Mr Jaber, 20, estimates he threw away everything he earned "chasing that dream of someday winning" before finally managing to kick the habit 12 months ago.
"I make about $50,000 a year, so I pretty much put every single dollar in the machine," Mr Jaber said.
"You just pretty much wanna feel rich, but in reality you go to work to next day with an empty pocket."
Billions were pumped through the gaming venues of western Sydney in the past year alone. It is home to nine of the 10 top clubs as ranked by gaming profit, according to NSW government figures.
After all his own money was gone, Mr Jaber said he chased his losses with "500 bucks here, $1000 there" via payday loans or by borrowing from people on the pretense of paying his rent.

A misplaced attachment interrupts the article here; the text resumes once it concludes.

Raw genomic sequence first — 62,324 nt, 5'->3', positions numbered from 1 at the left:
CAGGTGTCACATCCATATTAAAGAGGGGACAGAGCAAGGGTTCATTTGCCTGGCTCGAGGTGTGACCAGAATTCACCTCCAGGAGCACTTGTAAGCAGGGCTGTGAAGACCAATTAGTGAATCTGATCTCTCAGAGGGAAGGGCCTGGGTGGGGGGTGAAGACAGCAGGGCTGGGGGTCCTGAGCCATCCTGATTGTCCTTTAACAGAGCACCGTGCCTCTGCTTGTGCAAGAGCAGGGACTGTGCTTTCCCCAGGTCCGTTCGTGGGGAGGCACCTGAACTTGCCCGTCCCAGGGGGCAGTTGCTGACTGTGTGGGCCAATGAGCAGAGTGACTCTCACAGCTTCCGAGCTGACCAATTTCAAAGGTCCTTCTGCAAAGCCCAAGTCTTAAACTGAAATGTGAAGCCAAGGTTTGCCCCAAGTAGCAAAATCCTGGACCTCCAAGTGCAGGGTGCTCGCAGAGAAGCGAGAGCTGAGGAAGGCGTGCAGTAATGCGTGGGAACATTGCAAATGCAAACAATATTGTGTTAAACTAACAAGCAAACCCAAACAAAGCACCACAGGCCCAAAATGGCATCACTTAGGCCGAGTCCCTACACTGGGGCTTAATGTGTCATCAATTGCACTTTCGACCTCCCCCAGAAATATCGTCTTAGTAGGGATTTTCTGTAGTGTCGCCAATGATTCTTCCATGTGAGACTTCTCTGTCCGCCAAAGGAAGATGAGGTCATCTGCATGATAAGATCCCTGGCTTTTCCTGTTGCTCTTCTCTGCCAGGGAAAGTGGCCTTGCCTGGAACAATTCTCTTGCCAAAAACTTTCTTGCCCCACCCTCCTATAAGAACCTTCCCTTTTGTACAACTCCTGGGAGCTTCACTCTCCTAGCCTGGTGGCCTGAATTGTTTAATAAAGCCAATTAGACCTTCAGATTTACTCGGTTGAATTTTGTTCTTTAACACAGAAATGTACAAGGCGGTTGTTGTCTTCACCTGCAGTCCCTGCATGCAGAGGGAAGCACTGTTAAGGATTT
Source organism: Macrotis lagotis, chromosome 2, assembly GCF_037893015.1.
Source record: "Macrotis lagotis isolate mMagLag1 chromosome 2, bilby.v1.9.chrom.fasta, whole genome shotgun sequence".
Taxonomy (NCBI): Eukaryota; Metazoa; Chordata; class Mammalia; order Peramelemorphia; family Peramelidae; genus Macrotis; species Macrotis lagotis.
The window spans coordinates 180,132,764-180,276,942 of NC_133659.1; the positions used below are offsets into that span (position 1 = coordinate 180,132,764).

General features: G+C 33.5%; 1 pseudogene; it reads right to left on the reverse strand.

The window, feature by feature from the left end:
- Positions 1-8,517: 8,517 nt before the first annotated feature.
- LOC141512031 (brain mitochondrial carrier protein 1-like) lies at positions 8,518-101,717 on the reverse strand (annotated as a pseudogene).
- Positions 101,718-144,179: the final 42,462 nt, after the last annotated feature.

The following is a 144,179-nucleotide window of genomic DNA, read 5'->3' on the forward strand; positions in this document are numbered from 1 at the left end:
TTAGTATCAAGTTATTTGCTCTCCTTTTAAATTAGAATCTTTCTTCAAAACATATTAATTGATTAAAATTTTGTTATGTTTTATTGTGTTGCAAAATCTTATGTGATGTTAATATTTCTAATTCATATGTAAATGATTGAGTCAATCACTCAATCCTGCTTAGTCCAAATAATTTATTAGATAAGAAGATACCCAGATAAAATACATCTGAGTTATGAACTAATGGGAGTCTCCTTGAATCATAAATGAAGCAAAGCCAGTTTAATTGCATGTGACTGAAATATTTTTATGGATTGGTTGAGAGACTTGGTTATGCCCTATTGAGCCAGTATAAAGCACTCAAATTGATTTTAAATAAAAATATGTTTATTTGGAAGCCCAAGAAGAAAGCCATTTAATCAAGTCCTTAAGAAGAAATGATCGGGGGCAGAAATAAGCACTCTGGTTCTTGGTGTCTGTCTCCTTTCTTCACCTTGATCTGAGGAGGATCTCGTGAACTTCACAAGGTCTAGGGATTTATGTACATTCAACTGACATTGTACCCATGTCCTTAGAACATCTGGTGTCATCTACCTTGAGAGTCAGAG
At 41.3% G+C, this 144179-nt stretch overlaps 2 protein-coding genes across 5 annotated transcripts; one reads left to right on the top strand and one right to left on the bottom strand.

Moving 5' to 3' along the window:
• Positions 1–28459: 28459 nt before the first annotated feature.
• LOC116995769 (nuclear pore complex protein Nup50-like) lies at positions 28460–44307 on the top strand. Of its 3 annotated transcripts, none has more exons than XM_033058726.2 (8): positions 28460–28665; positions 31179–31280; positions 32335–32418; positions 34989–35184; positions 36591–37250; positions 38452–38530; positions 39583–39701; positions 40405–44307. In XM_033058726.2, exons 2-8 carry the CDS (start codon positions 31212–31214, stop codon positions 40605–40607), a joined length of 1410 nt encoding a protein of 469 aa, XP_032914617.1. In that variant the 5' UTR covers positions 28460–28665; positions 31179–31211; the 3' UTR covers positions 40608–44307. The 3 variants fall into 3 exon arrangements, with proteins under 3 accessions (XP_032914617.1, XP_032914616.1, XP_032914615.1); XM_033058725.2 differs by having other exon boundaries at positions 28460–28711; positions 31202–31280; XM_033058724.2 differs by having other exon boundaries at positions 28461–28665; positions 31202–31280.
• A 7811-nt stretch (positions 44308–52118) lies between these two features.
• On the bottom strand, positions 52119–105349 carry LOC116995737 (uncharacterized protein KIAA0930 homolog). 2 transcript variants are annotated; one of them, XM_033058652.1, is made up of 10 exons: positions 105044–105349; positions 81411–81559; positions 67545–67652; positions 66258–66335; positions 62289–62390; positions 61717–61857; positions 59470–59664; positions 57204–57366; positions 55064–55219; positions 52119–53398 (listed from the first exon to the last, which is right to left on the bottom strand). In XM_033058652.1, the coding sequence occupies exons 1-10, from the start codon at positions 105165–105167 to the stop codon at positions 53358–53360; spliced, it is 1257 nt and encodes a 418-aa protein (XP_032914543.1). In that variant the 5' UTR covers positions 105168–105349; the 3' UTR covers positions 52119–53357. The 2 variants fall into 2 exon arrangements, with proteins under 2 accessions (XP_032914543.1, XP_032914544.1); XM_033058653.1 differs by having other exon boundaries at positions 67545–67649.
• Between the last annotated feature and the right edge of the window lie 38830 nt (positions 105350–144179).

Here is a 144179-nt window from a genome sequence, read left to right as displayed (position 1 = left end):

Even wins - which he dubs other people’s lost wages - were just pumped back into the pokies.
"The next day, all of that money’s back in," he said. "I’ve seen it happen; I’ve done it."
Anna*, an Italian-Australian and frequent visitor to her local club, says in the past she has been left with nothing to pay for shopping or bills after losing all her pension to the pokies.
"It was like they were calling me," she said of the machines she estimates to have swallowed up more than $100,000 in 12 years. “I couldn’t control myself and I lose a lot of money.”
Counselling staff at the Italian Association of Assistance, Co.As.It, are helping Anna to manage her ongoing addiction. She has otherwise kept it hidden from family and friends.
"No one knows," she said. "Because in my community, if they know this thing, I’m in the black book."
Anna recommends steering clear of the pokies. It is a sentiment shared by Mr Jaber.
"If you want to win, just work for it," he said. "If you want to lose, that's the place to go."
* Not her real name